A few months ago FlowRider, the company known for its surf simulators onboard Royal Caribbean’s cruise ships, accidentally revealed the name of the new Oasis Class ship in a blogpost on their website. While the article was quickly removed and Royal Caribbean remained silent, rumours were promptly confirmed by the publication of various pictures on social media. Now after months of speculation Royal Caribbean has officially announced the name and details of their new ship.
The 26th ship in the Royal Caribbean fleet, Symphony of the Seas, will be delivered in April 2018 and spend her inaugural summer season exploring the Mediterranean calling on ports in Barcelona and Palma de Mallorca in Spain; Provence in France; Livorno (Florence/Pisa), Rome and Naples in Italy. She will then cross the Atlantic and arrive in Miami in early November to begin seven-night Eastern and Western Caribbean itineraries on Saturday, November 17.
Symphony and Oasis-class sister ship Allure of the Seas, currently home ported in Port Everglades, will unite in November 2018 to offer island-hopping adventures through the Caribbean from Royal Caribbean’s new state-of-the-art Terminal A, dubbed the ‘Crown of Miami‘. Both ships will add Basseterre, St. Kitts & Nevis to other marquee Oasis-class ports of call.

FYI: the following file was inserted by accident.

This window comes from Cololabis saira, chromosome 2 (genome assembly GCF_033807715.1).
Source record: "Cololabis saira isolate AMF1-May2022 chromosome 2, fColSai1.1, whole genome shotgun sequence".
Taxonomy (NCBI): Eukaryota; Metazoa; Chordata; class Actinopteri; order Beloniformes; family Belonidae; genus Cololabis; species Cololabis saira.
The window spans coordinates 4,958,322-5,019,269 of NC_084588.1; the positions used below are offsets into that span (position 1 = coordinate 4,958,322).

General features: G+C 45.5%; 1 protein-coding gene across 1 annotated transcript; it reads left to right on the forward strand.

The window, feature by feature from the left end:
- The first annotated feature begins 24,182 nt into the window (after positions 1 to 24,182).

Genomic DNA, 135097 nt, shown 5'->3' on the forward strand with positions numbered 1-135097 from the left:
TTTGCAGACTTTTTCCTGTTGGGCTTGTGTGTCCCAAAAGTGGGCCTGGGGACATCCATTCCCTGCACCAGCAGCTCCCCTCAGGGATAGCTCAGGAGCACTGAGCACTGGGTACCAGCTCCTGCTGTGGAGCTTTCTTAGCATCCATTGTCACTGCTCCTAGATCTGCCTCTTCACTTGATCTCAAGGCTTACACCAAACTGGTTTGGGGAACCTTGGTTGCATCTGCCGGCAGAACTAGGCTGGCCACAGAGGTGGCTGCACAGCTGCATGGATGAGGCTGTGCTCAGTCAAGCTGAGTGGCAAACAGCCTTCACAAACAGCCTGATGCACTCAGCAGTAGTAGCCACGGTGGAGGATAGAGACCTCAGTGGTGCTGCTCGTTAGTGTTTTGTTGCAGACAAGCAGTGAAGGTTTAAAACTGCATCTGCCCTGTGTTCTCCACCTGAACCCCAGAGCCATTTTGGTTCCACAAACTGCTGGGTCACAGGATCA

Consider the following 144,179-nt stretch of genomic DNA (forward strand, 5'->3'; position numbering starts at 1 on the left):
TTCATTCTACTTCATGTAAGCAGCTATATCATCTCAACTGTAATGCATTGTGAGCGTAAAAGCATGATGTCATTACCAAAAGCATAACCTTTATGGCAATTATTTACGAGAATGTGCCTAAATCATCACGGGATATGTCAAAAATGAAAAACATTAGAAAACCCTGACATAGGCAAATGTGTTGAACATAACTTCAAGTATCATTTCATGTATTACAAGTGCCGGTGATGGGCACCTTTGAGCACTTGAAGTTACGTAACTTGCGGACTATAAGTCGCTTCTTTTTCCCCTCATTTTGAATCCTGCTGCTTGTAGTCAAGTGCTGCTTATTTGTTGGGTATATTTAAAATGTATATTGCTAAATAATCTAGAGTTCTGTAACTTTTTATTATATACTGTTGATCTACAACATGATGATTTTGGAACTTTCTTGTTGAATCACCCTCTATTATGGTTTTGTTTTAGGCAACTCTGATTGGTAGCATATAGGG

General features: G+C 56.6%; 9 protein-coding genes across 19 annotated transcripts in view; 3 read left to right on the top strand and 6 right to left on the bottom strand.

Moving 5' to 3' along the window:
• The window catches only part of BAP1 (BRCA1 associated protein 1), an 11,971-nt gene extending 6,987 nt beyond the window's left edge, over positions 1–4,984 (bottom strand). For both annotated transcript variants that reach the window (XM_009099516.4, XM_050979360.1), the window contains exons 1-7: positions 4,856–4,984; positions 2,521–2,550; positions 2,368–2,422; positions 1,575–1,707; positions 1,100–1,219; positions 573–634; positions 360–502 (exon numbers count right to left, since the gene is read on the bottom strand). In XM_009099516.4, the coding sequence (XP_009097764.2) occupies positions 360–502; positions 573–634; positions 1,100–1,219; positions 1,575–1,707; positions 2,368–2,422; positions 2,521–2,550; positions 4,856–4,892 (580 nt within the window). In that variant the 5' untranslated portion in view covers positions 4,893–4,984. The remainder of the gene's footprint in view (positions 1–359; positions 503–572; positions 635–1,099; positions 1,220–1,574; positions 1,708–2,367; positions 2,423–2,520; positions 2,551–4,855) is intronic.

Symphony of the Seas will claim the title of the world’s largest – and most adventure filled – cruise ship, offering 28 more staterooms than her newest sister ship Harmony of the Seas and encompassing 230,000 gross registered tons.
Touting new features and amenities for guests, she also will boast all the groundbreaking innovations and thrilling experiences that have garnered world-wide recognition for Harmony of the Seas. Among the award-winning and acclaimed favorites are the distinct seven-neighborhood concept, imaginative and sophisticated dining, Bionic Bar robot bartenders powered by Makr Shakr, Broadway-caliber entertainment, the iconic waterfront AquaTheater, the Perfect Storm trio of waterslides, and Ultimate Abyss – the tallest slide at sea.
Pictures courtesy of RoyalCaribbean